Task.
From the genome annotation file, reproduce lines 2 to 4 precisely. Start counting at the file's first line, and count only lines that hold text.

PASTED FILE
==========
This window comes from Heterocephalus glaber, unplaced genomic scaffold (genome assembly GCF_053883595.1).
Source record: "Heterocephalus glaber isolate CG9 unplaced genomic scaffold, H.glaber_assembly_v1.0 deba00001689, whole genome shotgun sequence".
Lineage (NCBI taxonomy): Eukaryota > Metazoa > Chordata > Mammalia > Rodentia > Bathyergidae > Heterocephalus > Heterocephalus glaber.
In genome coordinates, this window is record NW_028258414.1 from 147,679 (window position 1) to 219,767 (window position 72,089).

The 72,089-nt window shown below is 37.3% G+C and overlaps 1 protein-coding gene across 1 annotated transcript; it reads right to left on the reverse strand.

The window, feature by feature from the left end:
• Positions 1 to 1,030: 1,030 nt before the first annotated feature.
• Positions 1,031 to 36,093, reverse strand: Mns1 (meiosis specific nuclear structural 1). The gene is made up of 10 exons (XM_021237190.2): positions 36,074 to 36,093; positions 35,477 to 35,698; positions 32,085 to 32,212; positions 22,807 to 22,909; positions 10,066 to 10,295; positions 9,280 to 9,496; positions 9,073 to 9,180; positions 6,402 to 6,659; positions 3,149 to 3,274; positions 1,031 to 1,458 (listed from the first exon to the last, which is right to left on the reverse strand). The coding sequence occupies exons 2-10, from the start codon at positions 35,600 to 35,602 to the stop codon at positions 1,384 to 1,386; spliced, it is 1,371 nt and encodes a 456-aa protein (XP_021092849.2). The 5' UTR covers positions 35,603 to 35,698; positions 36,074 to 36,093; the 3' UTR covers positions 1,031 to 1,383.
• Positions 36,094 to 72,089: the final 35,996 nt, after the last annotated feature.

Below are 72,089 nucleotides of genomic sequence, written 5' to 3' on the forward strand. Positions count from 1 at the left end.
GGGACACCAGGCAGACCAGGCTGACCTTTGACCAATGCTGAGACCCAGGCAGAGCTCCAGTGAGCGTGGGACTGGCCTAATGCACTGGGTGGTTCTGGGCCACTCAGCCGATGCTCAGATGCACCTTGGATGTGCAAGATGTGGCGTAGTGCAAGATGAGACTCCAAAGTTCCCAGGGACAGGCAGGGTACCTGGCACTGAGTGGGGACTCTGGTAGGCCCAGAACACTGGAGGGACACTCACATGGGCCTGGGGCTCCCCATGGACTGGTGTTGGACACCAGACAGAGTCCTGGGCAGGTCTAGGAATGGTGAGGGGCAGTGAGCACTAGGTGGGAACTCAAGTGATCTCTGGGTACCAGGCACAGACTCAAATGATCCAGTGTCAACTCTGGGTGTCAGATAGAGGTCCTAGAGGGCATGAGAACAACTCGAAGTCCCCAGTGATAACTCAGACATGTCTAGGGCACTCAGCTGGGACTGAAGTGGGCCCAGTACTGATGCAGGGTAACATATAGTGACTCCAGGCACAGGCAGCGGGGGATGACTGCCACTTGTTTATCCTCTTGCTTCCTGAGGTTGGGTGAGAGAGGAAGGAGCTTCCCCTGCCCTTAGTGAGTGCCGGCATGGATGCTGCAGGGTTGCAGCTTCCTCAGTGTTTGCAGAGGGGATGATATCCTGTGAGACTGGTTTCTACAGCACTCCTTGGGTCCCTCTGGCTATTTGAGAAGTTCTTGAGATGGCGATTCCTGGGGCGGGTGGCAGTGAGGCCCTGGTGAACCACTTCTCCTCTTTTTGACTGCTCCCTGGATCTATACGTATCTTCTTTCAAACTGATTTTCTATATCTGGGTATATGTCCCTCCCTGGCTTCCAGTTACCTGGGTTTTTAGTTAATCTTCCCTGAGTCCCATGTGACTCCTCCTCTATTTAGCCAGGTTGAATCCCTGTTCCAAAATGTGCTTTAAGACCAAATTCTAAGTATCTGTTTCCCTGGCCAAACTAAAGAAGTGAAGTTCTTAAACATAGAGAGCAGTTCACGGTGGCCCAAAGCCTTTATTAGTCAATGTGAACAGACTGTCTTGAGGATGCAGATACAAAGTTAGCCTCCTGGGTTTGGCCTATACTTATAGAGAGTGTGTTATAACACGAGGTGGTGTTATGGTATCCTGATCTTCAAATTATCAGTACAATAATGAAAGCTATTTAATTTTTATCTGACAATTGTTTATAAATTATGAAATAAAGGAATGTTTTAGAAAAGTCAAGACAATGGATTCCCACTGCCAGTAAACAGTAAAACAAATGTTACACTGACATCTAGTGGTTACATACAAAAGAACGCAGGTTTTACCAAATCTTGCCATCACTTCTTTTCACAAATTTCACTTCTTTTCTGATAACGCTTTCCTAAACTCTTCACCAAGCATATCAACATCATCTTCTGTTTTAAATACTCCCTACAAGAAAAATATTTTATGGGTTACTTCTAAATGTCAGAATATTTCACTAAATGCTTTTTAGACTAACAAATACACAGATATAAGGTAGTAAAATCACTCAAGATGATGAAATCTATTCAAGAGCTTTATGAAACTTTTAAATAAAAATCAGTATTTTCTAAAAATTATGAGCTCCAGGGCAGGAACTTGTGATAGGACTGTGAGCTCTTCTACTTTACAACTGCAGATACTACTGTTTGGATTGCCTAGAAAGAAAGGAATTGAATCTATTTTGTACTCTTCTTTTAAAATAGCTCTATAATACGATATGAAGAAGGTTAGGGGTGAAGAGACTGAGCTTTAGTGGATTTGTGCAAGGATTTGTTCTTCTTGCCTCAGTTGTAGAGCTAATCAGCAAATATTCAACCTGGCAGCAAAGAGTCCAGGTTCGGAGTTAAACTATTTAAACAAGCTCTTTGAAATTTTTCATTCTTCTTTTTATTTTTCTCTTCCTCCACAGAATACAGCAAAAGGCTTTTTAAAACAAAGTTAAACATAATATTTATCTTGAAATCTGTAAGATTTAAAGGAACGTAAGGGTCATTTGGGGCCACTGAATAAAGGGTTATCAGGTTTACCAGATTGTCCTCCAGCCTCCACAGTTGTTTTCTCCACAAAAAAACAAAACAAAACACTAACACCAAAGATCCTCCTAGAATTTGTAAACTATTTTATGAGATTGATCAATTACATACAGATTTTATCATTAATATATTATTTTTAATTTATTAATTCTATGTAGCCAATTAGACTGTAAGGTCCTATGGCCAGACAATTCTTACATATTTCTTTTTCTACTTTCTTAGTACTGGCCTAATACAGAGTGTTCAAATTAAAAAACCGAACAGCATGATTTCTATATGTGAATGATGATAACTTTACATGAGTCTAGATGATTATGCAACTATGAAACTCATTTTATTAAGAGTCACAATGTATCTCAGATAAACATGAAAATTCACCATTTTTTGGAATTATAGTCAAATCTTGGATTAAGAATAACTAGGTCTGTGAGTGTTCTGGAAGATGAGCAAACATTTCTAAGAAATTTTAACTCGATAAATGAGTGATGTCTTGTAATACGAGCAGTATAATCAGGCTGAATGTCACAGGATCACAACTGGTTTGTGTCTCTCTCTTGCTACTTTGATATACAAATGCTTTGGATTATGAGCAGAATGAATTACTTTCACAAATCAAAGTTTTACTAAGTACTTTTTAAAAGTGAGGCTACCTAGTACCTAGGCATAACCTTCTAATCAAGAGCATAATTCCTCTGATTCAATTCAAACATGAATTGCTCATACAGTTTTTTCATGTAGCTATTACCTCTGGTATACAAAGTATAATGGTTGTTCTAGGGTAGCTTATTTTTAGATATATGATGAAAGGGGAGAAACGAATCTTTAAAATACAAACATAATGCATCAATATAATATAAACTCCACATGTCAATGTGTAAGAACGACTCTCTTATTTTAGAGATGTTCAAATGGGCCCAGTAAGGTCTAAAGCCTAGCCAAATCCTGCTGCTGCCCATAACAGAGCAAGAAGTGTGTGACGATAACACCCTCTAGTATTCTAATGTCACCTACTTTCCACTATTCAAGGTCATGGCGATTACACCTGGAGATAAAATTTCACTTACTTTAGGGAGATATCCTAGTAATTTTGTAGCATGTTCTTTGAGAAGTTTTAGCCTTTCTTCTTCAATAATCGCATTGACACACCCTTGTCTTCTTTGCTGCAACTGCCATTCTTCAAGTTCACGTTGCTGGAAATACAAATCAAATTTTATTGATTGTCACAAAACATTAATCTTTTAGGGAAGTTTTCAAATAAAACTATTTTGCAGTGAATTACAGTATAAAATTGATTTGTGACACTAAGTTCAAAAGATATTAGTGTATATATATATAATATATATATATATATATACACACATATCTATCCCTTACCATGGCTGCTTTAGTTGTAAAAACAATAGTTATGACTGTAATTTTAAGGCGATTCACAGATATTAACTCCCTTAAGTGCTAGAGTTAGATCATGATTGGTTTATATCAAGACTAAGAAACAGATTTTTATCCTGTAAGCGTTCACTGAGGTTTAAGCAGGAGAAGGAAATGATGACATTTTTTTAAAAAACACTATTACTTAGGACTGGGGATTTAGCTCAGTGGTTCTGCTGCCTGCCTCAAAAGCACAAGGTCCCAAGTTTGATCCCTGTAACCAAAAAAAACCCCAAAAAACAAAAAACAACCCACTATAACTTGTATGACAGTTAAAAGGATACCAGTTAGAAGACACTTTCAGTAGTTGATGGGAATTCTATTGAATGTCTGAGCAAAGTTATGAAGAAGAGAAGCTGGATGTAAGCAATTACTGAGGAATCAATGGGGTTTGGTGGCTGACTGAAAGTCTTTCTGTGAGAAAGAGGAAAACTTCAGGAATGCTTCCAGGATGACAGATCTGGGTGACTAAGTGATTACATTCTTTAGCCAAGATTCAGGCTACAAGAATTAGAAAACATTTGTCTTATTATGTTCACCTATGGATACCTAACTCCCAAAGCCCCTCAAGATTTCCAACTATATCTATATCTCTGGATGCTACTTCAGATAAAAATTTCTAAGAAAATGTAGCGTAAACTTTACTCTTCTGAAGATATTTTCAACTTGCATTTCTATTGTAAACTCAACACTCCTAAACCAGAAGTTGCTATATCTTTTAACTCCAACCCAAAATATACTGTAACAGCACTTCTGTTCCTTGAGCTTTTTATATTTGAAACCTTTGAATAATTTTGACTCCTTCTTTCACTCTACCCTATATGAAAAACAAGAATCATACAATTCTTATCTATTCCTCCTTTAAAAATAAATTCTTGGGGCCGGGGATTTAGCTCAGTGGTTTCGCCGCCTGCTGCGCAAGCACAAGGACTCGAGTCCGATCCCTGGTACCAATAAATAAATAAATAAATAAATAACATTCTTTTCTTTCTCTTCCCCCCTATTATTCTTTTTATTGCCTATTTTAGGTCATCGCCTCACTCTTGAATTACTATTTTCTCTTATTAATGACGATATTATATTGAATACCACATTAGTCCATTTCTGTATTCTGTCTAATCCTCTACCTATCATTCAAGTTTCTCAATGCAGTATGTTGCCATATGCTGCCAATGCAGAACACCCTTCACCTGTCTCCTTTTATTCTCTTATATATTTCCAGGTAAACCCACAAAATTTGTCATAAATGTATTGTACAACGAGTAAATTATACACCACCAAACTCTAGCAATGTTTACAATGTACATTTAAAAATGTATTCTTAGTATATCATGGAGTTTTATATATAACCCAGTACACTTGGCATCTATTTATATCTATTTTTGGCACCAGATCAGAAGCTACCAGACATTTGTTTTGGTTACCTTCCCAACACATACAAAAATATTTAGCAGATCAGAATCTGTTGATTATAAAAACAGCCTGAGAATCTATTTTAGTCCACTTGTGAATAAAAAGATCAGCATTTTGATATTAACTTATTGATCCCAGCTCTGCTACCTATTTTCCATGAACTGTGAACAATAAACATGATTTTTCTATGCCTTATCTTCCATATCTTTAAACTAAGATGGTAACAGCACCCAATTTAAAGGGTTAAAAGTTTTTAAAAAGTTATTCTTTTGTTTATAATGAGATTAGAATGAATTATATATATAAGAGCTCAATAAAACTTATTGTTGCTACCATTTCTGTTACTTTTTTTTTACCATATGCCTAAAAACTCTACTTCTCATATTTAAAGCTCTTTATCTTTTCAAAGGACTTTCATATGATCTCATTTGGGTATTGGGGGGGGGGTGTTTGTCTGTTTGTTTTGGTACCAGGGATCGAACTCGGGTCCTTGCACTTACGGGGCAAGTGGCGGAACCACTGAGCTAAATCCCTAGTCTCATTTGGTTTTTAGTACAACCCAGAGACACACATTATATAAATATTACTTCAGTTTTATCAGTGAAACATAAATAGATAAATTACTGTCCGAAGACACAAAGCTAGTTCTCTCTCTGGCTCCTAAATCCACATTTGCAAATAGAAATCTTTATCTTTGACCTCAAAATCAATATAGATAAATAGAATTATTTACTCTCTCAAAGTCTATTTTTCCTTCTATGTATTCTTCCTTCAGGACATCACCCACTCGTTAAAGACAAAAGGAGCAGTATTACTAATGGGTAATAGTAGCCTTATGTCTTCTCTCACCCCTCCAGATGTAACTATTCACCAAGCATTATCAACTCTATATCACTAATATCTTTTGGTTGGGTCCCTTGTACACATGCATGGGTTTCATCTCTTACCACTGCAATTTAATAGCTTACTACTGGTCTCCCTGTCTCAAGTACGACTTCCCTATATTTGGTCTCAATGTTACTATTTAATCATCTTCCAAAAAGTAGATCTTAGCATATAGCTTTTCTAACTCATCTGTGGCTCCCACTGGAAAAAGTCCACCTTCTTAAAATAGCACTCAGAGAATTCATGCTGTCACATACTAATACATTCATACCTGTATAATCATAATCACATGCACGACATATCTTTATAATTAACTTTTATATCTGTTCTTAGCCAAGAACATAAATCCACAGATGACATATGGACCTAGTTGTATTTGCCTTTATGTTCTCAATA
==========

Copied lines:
Source record: "Heterocephalus glaber isolate CG9 unplaced genomic scaffold, H.glaber_assembly_v1.0 deba00001689, whole genome shotgun sequence".
Lineage (NCBI taxonomy): Eukaryota > Metazoa > Chordata > Mammalia > Rodentia > Bathyergidae > Heterocephalus > Heterocephalus glaber.
In genome coordinates, this window is record NW_028258414.1 from 147,679 (window position 1) to 219,767 (window position 72,089).